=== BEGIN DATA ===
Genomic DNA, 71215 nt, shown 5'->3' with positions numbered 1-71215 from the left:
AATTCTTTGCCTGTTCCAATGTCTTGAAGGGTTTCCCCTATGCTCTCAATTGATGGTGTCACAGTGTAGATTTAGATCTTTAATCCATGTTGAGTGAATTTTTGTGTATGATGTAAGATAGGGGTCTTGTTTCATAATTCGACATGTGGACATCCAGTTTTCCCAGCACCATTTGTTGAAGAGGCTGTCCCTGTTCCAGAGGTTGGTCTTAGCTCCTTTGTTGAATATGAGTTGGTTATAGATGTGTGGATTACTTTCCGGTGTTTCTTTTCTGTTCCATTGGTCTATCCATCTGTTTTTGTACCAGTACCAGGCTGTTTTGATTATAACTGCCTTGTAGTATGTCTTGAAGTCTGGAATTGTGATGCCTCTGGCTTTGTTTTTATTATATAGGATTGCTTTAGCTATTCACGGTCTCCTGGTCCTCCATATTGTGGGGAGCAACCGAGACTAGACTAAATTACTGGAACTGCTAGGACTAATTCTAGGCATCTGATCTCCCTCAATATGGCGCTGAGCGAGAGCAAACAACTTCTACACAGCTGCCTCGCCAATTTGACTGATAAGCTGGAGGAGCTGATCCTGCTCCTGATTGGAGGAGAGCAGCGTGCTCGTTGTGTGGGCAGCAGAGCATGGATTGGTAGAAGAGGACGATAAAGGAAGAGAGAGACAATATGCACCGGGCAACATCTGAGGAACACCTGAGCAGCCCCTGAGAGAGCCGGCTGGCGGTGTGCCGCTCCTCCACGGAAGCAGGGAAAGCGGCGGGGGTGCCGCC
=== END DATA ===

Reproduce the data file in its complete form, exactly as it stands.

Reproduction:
Genomic DNA, 71215 nt, shown 5'->3' with positions numbered 1-71215 from the left:
AATTCTTTGCCTGTTCCAATGTCTTGAAGGGTTTCCCCTATGCTCTCAATTGATGGTGTCACAGTGTAGATTTAGATCTTTAATCCATGTTGAGTGAATTTTTGTGTATGATGTAAGATAGGGGTCTTGTTTCATAATTCGACATGTGGACATCCAGTTTTCCCAGCACCATTTGTTGAAGAGGCTGTCCCTGTTCCAGAGGTTGGTCTTAGCTCCTTTGTTGAATATGAGTTGGTTATAGATGTGTGGATTACTTTCCGGTGTTTCTTTTCTGTTCCATTGGTCTATCCATCTGTTTTTGTACCAGTACCAGGCTGTTTTGATTATAACTGCCTTGTAGTATGTCTTGAAGTCTGGAATTGTGATGCCTCTGGCTTTGTTTTTATTATATAGGATTGCTTTAGCTATTCACGGTCTCCTGGTCCTCCATATTGTGGGGAGCAACCGAGACTAGACTAAATTACTGGAACTGCTAGGACTAATTCTAGGCATCTGATCTCCCTCAATATGGCGCTGAGCGAGAGCAAACAACTTCTACACAGCTGCCTCGCCAATTTGACTGATAAGCTGGAGGAGCTGATCCTGCTCCTGATTGGAGGAGAGCAGCGTGCTCGTTGTGTGGGCAGCAGAGCATGGATTGGTAGAAGAGGACGATAAAGGAAGAGAGAGACAATATGCACCGGGCAACATCTGAGGAACACCTGAGCAGCCCCTGAGAGAGCCGGCTGGCGGTGTGCCGCTCCTCCACGGAAGCAGGGAAAGCGGCGGGGGTGCCGCC